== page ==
Survival analysis in Julia
Author piever
5 Stars
Updated Last
1 Year Ago
Started In
January 2017


Build Status

Coverage Status

Important notice

I am porting the functionality of this repository into Survival. This package should still be usable (under the name AcceleratedFailure, to avoid name conflicts): I will officially deprecate it when all the functionality has been ported.

Setting up

To install the package, simply run


in the Julia REPL.

Basic usage:

Load relevant packages:

using AcceleratedFailure
using DataFrames

Load dataset and create event column. Event.time is time, whereas Event.censored is true if the data is censored and false otherwise.

filepath = joinpath(Pkg.dir("AcceleratedFailure", "examples"), "rossi.csv")
rossi = readtable(filepath)
rossi[:event] = Event.(rossi[:week], rossi[:arrest].== 0)

Run Cox regression

outcome = coxph(@formula(event ~ fin+age+race+wexp+mar+paro+prio),rossi)

And you should get this outcome (computed with Efron method for ties):

Model: Cox; Formula: event ~ fin + age + race + wexp + mar + paro + prio

        Estimate Std.Error   z value Pr(>|z|)
fin    -0.378636  0.191352  -1.97874   0.0478
age   -0.0570578 0.0219674  -2.59738   0.0094
race    0.314349  0.308045   1.02046   0.3075
wexp   -0.152399  0.212026 -0.718774   0.4723
mar    -0.431883  0.381726   -1.1314   0.2579
paro  -0.0850866  0.195743 -0.434686   0.6638
prio   0.0907363 0.0286157   3.17086   0.0015

This package also includes Kaplan Meier estimator of the survival function, which takes a vector of events as input:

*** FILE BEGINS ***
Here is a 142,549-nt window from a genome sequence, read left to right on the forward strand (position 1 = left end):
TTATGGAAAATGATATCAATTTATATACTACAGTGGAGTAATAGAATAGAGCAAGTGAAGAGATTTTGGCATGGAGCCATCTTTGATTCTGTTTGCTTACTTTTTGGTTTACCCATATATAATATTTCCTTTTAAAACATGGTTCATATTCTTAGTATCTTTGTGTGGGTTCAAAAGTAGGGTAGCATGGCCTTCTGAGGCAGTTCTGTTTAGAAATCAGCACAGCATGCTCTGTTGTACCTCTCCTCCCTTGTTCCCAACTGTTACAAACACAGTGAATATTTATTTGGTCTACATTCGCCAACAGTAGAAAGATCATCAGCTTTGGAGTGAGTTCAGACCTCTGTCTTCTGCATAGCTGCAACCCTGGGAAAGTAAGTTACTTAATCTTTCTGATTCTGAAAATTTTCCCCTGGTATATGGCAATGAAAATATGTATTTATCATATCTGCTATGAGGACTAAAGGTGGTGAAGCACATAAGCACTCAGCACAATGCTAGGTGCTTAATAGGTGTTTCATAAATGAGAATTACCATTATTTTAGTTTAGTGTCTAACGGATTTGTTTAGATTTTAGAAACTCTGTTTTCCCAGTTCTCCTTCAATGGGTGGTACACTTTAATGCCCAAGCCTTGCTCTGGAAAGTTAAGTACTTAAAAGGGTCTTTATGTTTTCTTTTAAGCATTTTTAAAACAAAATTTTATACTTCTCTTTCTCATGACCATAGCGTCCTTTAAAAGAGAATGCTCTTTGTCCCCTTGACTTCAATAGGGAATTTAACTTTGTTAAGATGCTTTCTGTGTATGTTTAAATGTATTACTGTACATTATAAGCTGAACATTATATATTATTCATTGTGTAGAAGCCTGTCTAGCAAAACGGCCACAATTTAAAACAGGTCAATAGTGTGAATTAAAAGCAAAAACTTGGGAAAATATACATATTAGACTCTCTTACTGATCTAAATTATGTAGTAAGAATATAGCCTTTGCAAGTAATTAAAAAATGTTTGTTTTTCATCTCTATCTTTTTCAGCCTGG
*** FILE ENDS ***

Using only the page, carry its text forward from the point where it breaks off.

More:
x,surv = kaplan_meier(rossi[:event])

In the output x will be the array with the times of death, surv the estimated cdf.

To visualize it (using Plots.jl) you can simply type:

using Plots
plot(x,surv, line = :step)

Nelson Aalen estimator for the cumulative hazard:

x, chaz = nelson_aalen(rossi[:event])

To check that everything went well, you may want to verify that cumulative = 1 - exp.(-chaz)

plot(x,surv, line = :step)
plot!(x,exp.(-chaz), line = :step)

You can also get the baseline cumulative hazard from the outcome of a Cox regression:

x, chaz = nelson_aalen(outcome)

In turn, it's always possible to get the cdf from the cumulative hazard:


and the same is true for the hazard:

chaz2haz(x,chaz, bw)

where, in the second case, bw is a parameter used for smoothing.

Accelerated Failure Time models

This package also supports accelerated failure time models.

using Distributions
using DataFrames
using AcceleratedFailure

Let's generate a fake dataset:

N = 50000
x = randn(N)
y = randn(N)
z = randn(N)
t1 = rand.(Gamma.(10,exp.(x-0.3y)))
t2 = rand(Gamma(15,1),N)
W = [(t2[i]>t1[i]) ? Event(t1[i], false) : Event(t2[i], true) for i = 1:N]
df = DataFrame(x = x, y = y, z = z, a = W)

Let's specify the formula and distribution (only PGamma is implemented so far, where PGamma(params) = Gamma(exp(params[1]),exp(-params[1]))):

res = aft(@formula(a ~ 1 + x +y + x*y+ z), df, PGamma(); tol = 1e-3)

The outcome should look something like this:

Model: Accelerated Failure Time, dist = AcceleratedFailure.PGamma(params=[2.30856]);
Formula: a ~ 1 + x + y + x * y + z

                 Estimate  Std.Error   z value Pr(>|z|)
params1           2.30856 0.00754425   306.003   <1e-99
(Intercept)       2.30315 0.00205682   1119.76   <1e-99
x                0.999012 0.00226804   440.474   <1e-99
y               -0.295107 0.00200584  -147.124   <1e-99
z            -0.000542461 0.00168103 -0.322695   0.7469
x & y         -0.00222899 0.00215507   -1.0343   0.3010

The first coefficient is the parameter of the distribution (in this case the parameter of PGamma is the log of the shape paramete of the corresponding Gamma distribution). The remaining coefficients are the log of the contribution to the mean of the various covariates.

Using DataFrames

nelson_aalen, kaplan_meier, Cox regression and accelerated failure time models can be used with Nullable Arrays. The rows missing relevant data will be discarded.